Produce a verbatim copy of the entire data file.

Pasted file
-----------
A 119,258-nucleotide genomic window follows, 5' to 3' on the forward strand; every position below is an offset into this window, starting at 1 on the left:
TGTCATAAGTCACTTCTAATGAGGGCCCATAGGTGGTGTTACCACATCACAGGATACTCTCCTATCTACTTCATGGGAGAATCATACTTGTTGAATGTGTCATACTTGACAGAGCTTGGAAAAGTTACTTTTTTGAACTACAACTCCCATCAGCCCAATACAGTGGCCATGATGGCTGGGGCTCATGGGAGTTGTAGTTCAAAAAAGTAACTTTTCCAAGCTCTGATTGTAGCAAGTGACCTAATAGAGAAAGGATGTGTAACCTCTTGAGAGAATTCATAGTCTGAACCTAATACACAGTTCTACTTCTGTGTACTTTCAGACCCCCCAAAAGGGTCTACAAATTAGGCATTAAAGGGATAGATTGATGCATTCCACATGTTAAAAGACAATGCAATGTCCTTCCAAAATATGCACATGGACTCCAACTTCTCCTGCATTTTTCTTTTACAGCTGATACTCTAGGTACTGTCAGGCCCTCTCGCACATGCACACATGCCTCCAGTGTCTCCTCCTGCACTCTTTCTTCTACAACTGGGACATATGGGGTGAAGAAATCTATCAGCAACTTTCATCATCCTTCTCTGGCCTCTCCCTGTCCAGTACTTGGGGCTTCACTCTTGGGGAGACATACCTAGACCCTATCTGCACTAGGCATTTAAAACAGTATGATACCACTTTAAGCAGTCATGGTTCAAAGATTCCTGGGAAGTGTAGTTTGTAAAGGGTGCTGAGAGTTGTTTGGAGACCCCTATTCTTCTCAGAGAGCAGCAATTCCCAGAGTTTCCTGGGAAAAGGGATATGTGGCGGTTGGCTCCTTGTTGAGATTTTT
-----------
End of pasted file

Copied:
A 119,258-nucleotide genomic window follows, 5' to 3' on the forward strand; every position below is an offset into this window, starting at 1 on the left:
TGTCATAAGTCACTTCTAATGAGGGCCCATAGGTGGTGTTACCACATCACAGGATACTCTCCTATCTACTTCATGGGAGAATCATACTTGTTGAATGTGTCATACTTGACAGAGCTTGGAAAAGTTACTTTTTTGAACTACAACTCCCATCAGCCCAATACAGTGGCCATGATGGCTGGGGCTCATGGGAGTTGTAGTTCAAAAAAGTAACTTTTCCAAGCTCTGATTGTAGCAAGTGACCTAATAGAGAAAGGATGTGTAACCTCTTGAGAGAATTCATAGTCTGAACCTAATACACAGTTCTACTTCTGTGTACTTTCAGACCCCCCAAAAGGGTCTACAAATTAGGCATTAAAGGGATAGATTGATGCATTCCACATGTTAAAAGACAATGCAATGTCCTTCCAAAATATGCACATGGACTCCAACTTCTCCTGCATTTTTCTTTTACAGCTGATACTCTAGGTACTGTCAGGCCCTCTCGCACATGCACACATGCCTCCAGTGTCTCCTCCTGCACTCTTTCTTCTACAACTGGGACATATGGGGTGAAGAAATCTATCAGCAACTTTCATCATCCTTCTCTGGCCTCTCCCTGTCCAGTACTTGGGGCTTCACTCTTGGGGAGACATACCTAGACCCTATCTGCACTAGGCATTTAAAACAGTATGATACCACTTTAAGCAGTCATGGTTCAAAGATTCCTGGGAAGTGTAGTTTGTAAAGGGTGCTGAGAGTTGTTTGGAGACCCCTATTCTTCTCAGAGAGCAGCAATTCCCAGAGTTTCCTGGGAAAAGGGATATGTGGCGGTTGGCTCCTTGTTGAGATTTTT